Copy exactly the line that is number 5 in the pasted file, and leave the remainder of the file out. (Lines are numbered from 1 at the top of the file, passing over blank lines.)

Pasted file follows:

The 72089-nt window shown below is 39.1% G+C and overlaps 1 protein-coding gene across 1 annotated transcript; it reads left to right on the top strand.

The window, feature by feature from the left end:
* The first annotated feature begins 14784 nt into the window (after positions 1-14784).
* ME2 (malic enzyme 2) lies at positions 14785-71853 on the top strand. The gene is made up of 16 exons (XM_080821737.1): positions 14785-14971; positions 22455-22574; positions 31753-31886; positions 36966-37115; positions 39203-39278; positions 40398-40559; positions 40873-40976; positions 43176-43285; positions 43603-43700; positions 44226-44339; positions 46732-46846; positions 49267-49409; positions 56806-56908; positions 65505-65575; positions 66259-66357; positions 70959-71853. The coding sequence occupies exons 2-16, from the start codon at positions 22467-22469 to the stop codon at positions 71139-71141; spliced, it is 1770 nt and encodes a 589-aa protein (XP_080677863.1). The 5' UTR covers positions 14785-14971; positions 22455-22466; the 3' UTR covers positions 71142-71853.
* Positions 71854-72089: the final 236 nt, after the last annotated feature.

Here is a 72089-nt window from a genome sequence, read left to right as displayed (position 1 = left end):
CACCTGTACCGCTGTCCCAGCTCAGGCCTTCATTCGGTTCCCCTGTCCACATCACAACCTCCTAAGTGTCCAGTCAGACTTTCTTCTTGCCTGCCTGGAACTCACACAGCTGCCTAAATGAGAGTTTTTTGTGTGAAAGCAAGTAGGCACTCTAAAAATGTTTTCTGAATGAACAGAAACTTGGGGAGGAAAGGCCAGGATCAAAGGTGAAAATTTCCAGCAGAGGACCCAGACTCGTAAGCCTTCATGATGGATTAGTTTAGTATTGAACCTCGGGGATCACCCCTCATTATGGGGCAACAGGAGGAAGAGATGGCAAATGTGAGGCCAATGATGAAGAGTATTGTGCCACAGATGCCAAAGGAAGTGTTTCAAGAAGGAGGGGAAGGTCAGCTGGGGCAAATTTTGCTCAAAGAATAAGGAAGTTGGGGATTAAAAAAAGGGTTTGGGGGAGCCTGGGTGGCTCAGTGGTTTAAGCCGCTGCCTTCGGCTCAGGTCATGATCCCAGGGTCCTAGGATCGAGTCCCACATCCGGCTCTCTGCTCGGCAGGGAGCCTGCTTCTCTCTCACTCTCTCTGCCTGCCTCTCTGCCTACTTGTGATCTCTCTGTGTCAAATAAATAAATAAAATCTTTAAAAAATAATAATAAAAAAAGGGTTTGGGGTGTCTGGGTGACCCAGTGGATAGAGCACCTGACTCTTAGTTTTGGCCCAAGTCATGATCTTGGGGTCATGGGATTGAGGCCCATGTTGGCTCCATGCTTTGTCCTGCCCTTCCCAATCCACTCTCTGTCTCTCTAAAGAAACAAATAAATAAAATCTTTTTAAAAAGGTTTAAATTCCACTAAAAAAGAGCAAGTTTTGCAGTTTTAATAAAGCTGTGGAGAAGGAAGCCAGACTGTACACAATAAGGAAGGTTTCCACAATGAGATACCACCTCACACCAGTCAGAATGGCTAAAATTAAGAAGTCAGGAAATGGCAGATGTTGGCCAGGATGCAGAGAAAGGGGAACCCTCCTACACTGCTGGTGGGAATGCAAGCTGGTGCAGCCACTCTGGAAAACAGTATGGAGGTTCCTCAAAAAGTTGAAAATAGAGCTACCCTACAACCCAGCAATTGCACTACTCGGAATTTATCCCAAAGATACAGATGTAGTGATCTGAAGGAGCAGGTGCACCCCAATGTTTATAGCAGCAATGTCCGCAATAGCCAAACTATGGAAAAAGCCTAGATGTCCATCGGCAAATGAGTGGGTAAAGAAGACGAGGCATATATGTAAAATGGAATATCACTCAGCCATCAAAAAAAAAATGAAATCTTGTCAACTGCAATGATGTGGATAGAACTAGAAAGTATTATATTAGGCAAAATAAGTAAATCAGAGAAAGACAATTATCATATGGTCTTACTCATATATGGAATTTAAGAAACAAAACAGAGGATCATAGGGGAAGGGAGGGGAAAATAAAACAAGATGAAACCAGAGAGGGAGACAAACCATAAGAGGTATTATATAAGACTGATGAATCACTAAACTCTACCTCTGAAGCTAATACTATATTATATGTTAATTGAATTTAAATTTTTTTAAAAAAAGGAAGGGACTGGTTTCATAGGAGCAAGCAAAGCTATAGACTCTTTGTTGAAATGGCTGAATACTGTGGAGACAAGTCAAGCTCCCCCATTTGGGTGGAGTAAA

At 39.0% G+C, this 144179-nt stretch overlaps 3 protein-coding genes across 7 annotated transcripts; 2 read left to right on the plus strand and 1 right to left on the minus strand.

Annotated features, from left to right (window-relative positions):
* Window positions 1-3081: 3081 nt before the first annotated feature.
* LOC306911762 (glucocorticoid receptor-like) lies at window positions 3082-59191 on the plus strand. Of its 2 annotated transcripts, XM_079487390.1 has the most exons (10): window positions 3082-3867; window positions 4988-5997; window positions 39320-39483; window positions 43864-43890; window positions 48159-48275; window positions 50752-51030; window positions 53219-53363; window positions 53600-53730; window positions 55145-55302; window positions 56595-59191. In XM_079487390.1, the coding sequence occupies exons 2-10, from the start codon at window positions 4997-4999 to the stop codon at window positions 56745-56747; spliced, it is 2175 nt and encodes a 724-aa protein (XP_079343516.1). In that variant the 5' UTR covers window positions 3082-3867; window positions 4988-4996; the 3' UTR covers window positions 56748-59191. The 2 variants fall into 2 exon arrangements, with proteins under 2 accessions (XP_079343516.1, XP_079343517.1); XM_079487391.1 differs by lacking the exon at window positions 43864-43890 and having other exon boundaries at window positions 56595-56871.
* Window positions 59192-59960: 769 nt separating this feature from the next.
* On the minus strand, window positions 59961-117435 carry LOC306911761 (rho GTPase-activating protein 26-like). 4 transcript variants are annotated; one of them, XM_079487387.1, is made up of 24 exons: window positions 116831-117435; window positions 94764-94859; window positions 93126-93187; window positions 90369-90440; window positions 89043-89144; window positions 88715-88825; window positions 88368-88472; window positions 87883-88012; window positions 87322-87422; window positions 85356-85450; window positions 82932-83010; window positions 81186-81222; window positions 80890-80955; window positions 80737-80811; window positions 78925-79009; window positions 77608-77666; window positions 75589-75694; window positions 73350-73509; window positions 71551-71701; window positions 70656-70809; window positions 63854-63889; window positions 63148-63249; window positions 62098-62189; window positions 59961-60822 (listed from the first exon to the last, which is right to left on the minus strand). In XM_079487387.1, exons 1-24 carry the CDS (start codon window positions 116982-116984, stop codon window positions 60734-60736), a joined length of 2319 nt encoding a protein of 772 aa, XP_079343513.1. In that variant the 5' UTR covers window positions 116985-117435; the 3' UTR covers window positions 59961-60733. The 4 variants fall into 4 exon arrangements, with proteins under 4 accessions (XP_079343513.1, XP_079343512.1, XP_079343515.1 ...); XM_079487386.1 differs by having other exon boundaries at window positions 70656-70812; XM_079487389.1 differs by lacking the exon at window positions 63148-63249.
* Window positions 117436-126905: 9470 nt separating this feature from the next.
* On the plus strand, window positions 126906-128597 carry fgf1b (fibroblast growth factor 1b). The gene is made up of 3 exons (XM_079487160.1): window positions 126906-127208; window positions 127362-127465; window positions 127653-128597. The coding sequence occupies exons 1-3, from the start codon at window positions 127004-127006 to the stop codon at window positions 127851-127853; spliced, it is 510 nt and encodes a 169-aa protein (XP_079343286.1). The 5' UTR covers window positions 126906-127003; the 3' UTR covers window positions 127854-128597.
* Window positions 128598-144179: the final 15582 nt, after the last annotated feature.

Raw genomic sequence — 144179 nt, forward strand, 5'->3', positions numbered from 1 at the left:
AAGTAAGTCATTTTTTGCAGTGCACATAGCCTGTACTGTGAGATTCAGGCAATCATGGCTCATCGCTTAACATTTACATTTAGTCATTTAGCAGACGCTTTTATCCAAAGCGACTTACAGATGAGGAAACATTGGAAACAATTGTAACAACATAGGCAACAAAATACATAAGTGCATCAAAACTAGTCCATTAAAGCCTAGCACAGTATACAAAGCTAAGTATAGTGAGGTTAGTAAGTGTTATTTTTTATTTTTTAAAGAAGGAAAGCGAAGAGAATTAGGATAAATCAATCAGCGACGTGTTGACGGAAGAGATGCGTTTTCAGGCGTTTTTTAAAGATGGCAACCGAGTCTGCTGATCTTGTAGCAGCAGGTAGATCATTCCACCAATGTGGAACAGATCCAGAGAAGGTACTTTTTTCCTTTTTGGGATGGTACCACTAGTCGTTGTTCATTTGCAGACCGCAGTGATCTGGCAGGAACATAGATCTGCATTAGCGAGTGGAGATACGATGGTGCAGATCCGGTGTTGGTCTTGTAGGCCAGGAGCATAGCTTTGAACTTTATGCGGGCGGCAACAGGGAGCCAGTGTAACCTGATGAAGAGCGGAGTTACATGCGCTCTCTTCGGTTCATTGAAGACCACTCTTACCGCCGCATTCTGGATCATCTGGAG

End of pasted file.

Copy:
* Positions 71854-72089: the final 236 nt, after the last annotated feature.